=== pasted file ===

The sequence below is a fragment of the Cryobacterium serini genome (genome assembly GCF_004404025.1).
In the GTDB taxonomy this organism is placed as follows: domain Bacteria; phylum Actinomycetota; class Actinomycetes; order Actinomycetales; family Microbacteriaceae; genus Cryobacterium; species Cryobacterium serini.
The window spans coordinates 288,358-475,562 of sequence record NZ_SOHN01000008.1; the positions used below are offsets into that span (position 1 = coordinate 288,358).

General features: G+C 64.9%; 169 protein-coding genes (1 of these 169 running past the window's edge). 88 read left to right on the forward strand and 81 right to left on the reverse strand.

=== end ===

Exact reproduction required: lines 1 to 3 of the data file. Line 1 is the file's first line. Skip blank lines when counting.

The sequence below is a fragment of the Cryobacterium serini genome (genome assembly GCF_004404025.1).
In the GTDB taxonomy this organism is placed as follows: domain Bacteria; phylum Actinomycetota; class Actinomycetes; order Actinomycetales; family Microbacteriaceae; genus Cryobacterium; species Cryobacterium serini.
The window spans coordinates 288,358-475,562 of sequence record NZ_SOHN01000008.1; the positions used below are offsets into that span (position 1 = coordinate 288,358).